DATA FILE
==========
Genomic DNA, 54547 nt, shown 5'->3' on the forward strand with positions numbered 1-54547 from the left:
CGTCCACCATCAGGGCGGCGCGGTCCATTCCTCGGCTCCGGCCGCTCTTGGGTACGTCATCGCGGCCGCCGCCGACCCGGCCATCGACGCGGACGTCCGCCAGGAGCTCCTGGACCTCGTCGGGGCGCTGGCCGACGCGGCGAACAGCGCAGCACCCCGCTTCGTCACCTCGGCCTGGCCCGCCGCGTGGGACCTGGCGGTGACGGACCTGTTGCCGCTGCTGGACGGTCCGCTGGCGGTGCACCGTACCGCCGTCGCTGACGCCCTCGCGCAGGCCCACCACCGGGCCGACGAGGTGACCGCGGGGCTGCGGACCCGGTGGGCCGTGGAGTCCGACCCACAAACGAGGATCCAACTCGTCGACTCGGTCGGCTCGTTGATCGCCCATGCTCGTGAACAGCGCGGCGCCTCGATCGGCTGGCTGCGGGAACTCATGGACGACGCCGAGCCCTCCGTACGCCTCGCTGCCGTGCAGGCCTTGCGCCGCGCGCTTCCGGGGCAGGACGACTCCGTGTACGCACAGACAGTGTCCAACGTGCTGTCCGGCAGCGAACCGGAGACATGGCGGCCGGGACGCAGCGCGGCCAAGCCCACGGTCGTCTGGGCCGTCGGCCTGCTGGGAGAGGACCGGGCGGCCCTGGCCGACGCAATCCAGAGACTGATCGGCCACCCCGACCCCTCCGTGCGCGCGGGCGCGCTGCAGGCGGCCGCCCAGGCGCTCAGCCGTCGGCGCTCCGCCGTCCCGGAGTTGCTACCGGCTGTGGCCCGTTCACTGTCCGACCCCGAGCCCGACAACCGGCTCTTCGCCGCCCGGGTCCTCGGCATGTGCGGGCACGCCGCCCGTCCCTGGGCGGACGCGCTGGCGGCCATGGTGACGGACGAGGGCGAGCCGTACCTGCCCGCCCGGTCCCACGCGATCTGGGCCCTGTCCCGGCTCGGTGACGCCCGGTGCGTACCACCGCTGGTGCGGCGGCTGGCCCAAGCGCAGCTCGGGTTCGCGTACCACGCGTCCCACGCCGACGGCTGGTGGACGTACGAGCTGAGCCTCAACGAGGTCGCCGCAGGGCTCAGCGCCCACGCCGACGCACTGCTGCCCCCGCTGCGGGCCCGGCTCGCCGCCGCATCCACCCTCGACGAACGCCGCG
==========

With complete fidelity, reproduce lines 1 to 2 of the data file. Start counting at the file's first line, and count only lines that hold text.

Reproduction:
Genomic DNA, 54547 nt, shown 5'->3' on the forward strand with positions numbered 1-54547 from the left:
CGTCCACCATCAGGGCGGCGCGGTCCATTCCTCGGCTCCGGCCGCTCTTGGGTACGTCATCGCGGCCGCCGCCGACCCGGCCATCGACGCGGACGTCCGCCAGGAGCTCCTGGACCTCGTCGGGGCGCTGGCCGACGCGGCGAACAGCGCAGCACCCCGCTTCGTCACCTCGGCCTGGCCCGCCGCGTGGGACCTGGCGGTGACGGACCTGTTGCCGCTGCTGGACGGTCCGCTGGCGGTGCACCGTACCGCCGTCGCTGACGCCCTCGCGCAGGCCCACCACCGGGCCGACGAGGTGACCGCGGGGCTGCGGACCCGGTGGGCCGTGGAGTCCGACCCACAAACGAGGATCCAACTCGTCGACTCGGTCGGCTCGTTGATCGCCCATGCTCGTGAACAGCGCGGCGCCTCGATCGGCTGGCTGCGGGAACTCATGGACGACGCCGAGCCCTCCGTACGCCTCGCTGCCGTGCAGGCCTTGCGCCGCGCGCTTCCGGGGCAGGACGACTCCGTGTACGCACAGACAGTGTCCAACGTGCTGTCCGGCAGCGAACCGGAGACATGGCGGCCGGGACGCAGCGCGGCCAAGCCCACGGTCGTCTGGGCCGTCGGCCTGCTGGGAGAGGACCGGGCGGCCCTGGCCGACGCAATCCAGAGACTGATCGGCCACCCCGACCCCTCCGTGCGCGCGGGCGCGCTGCAGGCGGCCGCCCAGGCGCTCAGCCGTCGGCGCTCCGCCGTCCCGGAGTTGCTACCGGCTGTGGCCCGTTCACTGTCCGACCCCGAGCCCGACAACCGGCTCTTCGCCGCCCGGGTCCTCGGCATGTGCGGGCACGCCGCCCGTCCCTGGGCGGACGCGCTGGCGGCCATGGTGACGGACGAGGGCGAGCCGTACCTGCCCGCCCGGTCCCACGCGATCTGGGCCCTGTCCCGGCTCGGTGACGCCCGGTGCGTACCACCGCTGGTGCGGCGGCTGGCCCAAGCGCAGCTCGGGTTCGCGTACCACGCGTCCCACGCCGACGGCTGGTGGACGTACGAGCTGAGCCTCAACGAGGTCGCCGCAGGGCTCAGCGCCCACGCCGACGCACTGCTGCCCCCGCTGCGGGCCCGGCTCGCCGCCGCATCCACCCTCGACGAACGCCGCG